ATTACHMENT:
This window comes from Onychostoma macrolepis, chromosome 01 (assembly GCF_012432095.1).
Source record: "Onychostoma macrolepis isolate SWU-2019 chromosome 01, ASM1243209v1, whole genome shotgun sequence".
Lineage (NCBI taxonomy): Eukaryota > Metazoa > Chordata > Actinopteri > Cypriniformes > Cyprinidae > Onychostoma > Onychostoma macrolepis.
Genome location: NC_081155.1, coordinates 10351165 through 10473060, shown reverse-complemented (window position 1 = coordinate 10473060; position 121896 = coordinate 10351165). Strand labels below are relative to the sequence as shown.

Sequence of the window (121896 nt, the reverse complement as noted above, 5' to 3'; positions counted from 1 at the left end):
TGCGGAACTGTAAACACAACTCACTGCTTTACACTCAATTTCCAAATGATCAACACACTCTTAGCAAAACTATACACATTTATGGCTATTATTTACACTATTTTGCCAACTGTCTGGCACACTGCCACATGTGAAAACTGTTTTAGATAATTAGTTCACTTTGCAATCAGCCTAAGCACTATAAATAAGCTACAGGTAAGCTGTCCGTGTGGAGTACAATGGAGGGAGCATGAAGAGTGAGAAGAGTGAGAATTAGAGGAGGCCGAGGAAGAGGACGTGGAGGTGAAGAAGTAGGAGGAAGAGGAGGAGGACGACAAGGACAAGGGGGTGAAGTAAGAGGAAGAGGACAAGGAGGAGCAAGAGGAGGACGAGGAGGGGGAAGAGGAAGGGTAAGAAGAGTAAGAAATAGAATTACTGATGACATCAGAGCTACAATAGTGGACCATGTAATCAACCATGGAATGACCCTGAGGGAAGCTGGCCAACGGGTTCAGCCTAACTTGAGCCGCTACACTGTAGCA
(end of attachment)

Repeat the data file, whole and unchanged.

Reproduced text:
This window comes from Onychostoma macrolepis, chromosome 01 (assembly GCF_012432095.1).
Source record: "Onychostoma macrolepis isolate SWU-2019 chromosome 01, ASM1243209v1, whole genome shotgun sequence".
Lineage (NCBI taxonomy): Eukaryota > Metazoa > Chordata > Actinopteri > Cypriniformes > Cyprinidae > Onychostoma > Onychostoma macrolepis.
Genome location: NC_081155.1, coordinates 10351165 through 10473060, shown reverse-complemented (window position 1 = coordinate 10473060; position 121896 = coordinate 10351165). Strand labels below are relative to the sequence as shown.

Sequence of the window (121896 nt, the reverse complement as noted above, 5' to 3'; positions counted from 1 at the left end):
TGCGGAACTGTAAACACAACTCACTGCTTTACACTCAATTTCCAAATGATCAACACACTCTTAGCAAAACTATACACATTTATGGCTATTATTTACACTATTTTGCCAACTGTCTGGCACACTGCCACATGTGAAAACTGTTTTAGATAATTAGTTCACTTTGCAATCAGCCTAAGCACTATAAATAAGCTACAGGTAAGCTGTCCGTGTGGAGTACAATGGAGGGAGCATGAAGAGTGAGAAGAGTGAGAATTAGAGGAGGCCGAGGAAGAGGACGTGGAGGTGAAGAAGTAGGAGGAAGAGGAGGAGGACGACAAGGACAAGGGGGTGAAGTAAGAGGAAGAGGACAAGGAGGAGCAAGAGGAGGACGAGGAGGGGGAAGAGGAAGGGTAAGAAGAGTAAGAAATAGAATTACTGATGACATCAGAGCTACAATAGTGGACCATGTAATCAACCATGGAATGACCCTGAGGGAAGCTGGCCAACGGGTTCAGCCTAACTTGAGCCGCTACACTGTAGCA